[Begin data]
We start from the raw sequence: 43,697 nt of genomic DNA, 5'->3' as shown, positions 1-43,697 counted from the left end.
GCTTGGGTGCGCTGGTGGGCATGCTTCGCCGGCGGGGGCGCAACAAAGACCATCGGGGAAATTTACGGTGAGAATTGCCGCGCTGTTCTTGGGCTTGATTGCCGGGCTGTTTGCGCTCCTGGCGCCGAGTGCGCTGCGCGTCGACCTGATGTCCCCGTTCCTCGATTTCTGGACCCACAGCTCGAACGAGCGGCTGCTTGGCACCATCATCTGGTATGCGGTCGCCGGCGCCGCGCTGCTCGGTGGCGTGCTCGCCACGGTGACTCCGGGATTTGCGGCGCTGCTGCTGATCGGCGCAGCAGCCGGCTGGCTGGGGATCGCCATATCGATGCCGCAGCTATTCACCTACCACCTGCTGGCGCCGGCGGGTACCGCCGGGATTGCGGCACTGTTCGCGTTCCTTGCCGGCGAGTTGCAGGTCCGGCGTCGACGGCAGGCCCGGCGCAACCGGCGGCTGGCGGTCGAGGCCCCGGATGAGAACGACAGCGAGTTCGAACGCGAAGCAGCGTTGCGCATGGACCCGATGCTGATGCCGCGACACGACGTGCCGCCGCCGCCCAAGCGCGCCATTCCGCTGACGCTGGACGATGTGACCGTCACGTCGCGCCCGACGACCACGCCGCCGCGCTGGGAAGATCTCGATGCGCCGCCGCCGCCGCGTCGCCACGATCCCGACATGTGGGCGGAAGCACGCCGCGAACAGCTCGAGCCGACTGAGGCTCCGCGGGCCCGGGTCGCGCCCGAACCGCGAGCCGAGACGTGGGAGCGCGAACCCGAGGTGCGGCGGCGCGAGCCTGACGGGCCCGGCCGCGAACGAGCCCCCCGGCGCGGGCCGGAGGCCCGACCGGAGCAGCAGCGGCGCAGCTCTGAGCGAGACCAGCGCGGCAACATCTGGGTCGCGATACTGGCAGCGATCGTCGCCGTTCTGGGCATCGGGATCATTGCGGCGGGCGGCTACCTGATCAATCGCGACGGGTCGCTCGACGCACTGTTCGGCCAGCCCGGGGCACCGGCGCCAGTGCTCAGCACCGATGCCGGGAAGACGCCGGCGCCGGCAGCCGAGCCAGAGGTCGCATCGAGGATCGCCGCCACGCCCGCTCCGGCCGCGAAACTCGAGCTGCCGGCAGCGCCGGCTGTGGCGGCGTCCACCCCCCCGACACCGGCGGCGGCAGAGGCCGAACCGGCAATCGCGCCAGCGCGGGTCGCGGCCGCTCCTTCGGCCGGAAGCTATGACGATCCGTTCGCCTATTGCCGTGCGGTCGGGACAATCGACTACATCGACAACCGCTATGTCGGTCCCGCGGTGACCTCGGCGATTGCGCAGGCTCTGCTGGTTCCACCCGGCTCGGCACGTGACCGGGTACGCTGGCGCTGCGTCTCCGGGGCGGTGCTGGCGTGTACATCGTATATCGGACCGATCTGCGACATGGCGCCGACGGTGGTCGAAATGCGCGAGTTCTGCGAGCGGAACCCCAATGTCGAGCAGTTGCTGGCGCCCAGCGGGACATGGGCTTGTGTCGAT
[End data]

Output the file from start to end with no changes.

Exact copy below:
We start from the raw sequence: 43,697 nt of genomic DNA, 5'->3' as shown, positions 1-43,697 counted from the left end.
GCTTGGGTGCGCTGGTGGGCATGCTTCGCCGGCGGGGGCGCAACAAAGACCATCGGGGAAATTTACGGTGAGAATTGCCGCGCTGTTCTTGGGCTTGATTGCCGGGCTGTTTGCGCTCCTGGCGCCGAGTGCGCTGCGCGTCGACCTGATGTCCCCGTTCCTCGATTTCTGGACCCACAGCTCGAACGAGCGGCTGCTTGGCACCATCATCTGGTATGCGGTCGCCGGCGCCGCGCTGCTCGGTGGCGTGCTCGCCACGGTGACTCCGGGATTTGCGGCGCTGCTGCTGATCGGCGCAGCAGCCGGCTGGCTGGGGATCGCCATATCGATGCCGCAGCTATTCACCTACCACCTGCTGGCGCCGGCGGGTACCGCCGGGATTGCGGCACTGTTCGCGTTCCTTGCCGGCGAGTTGCAGGTCCGGCGTCGACGGCAGGCCCGGCGCAACCGGCGGCTGGCGGTCGAGGCCCCGGATGAGAACGACAGCGAGTTCGAACGCGAAGCAGCGTTGCGCATGGACCCGATGCTGATGCCGCGACACGACGTGCCGCCGCCGCCCAAGCGCGCCATTCCGCTGACGCTGGACGATGTGACCGTCACGTCGCGCCCGACGACCACGCCGCCGCGCTGGGAAGATCTCGATGCGCCGCCGCCGCCGCGTCGCCACGATCCCGACATGTGGGCGGAAGCACGCCGCGAACAGCTCGAGCCGACTGAGGCTCCGCGGGCCCGGGTCGCGCCCGAACCGCGAGCCGAGACGTGGGAGCGCGAACCCGAGGTGCGGCGGCGCGAGCCTGACGGGCCCGGCCGCGAACGAGCCCCCCGGCGCGGGCCGGAGGCCCGACCGGAGCAGCAGCGGCGCAGCTCTGAGCGAGACCAGCGCGGCAACATCTGGGTCGCGATACTGGCAGCGATCGTCGCCGTTCTGGGCATCGGGATCATTGCGGCGGGCGGCTACCTGATCAATCGCGACGGGTCGCTCGACGCACTGTTCGGCCAGCCCGGGGCACCGGCGCCAGTGCTCAGCACCGATGCCGGGAAGACGCCGGCGCCGGCAGCCGAGCCAGAGGTCGCATCGAGGATCGCCGCCACGCCCGCTCCGGCCGCGAAACTCGAGCTGCCGGCAGCGCCGGCTGTGGCGGCGTCCACCCCCCCGACACCGGCGGCGGCAGAGGCCGAACCGGCAATCGCGCCAGCGCGGGTCGCGGCCGCTCCTTCGGCCGGAAGCTATGACGATCCGTTCGCCTATTGCCGTGCGGTCGGGACAATCGACTACATCGACAACCGCTATGTCGGTCCCGCGGTGACCTCGGCGATTGCGCAGGCTCTGCTGGTTCCACCCGGCTCGGCACGTGACCGGGTACGCTGGCGCTGCGTCTCCGGGGCGGTGCTGGCGTGTACATCGTATATCGGACCGATCTGCGACATGGCGCCGACGGTGGTCGAAATGCGCGAGTTCTGCGAGCGGAACCCCAATGTCGAGCAGTTGCTGGCGCCCAGCGGGACATGGGCTTGTGTCGAT